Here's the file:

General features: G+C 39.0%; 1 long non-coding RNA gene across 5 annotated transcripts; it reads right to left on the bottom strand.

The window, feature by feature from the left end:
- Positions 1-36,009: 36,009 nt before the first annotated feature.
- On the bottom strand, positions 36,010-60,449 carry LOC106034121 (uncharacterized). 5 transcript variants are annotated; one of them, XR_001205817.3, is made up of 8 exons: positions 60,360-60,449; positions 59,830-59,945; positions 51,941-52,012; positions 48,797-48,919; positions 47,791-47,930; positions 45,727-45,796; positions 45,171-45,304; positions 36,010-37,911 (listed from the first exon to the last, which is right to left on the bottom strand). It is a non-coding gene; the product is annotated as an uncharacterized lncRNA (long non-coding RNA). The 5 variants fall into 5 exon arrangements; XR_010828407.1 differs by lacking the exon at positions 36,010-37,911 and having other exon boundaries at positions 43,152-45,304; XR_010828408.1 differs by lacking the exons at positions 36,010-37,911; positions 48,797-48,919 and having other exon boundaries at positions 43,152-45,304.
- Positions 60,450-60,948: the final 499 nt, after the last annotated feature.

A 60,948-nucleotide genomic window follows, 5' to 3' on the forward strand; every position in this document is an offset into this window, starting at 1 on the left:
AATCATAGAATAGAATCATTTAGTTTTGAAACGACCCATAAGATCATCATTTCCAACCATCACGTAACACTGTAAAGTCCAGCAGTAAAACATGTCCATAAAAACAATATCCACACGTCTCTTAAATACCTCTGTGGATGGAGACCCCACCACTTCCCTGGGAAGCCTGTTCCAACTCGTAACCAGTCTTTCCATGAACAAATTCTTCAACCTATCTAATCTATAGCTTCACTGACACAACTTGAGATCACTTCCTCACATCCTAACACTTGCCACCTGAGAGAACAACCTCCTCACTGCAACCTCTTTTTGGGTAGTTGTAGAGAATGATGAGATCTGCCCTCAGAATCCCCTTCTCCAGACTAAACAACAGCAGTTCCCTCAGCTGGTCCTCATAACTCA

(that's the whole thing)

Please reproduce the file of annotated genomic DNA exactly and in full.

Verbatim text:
General features: G+C 39.0%; 1 long non-coding RNA gene across 5 annotated transcripts; it reads right to left on the bottom strand.

The window, feature by feature from the left end:
- Positions 1-36,009: 36,009 nt before the first annotated feature.
- On the bottom strand, positions 36,010-60,449 carry LOC106034121 (uncharacterized). 5 transcript variants are annotated; one of them, XR_001205817.3, is made up of 8 exons: positions 60,360-60,449; positions 59,830-59,945; positions 51,941-52,012; positions 48,797-48,919; positions 47,791-47,930; positions 45,727-45,796; positions 45,171-45,304; positions 36,010-37,911 (listed from the first exon to the last, which is right to left on the bottom strand). It is a non-coding gene; the product is annotated as an uncharacterized lncRNA (long non-coding RNA). The 5 variants fall into 5 exon arrangements; XR_010828407.1 differs by lacking the exon at positions 36,010-37,911 and having other exon boundaries at positions 43,152-45,304; XR_010828408.1 differs by lacking the exons at positions 36,010-37,911; positions 48,797-48,919 and having other exon boundaries at positions 43,152-45,304.
- Positions 60,450-60,948: the final 499 nt, after the last annotated feature.

A 60,948-nucleotide genomic window follows, 5' to 3' on the forward strand; every position in this document is an offset into this window, starting at 1 on the left:
AATCATAGAATAGAATCATTTAGTTTTGAAACGACCCATAAGATCATCATTTCCAACCATCACGTAACACTGTAAAGTCCAGCAGTAAAACATGTCCATAAAAACAATATCCACACGTCTCTTAAATACCTCTGTGGATGGAGACCCCACCACTTCCCTGGGAAGCCTGTTCCAACTCGTAACCAGTCTTTCCATGAACAAATTCTTCAACCTATCTAATCTATAGCTTCACTGACACAACTTGAGATCACTTCCTCACATCCTAACACTTGCCACCTGAGAGAACAACCTCCTCACTGCAACCTCTTTTTGGGTAGTTGTAGAGAATGATGAGATCTGCCCTCAGAATCCCCTTCTCCAGACTAAACAACAGCAGTTCCCTCAGCTGGTCCTCATAACTCA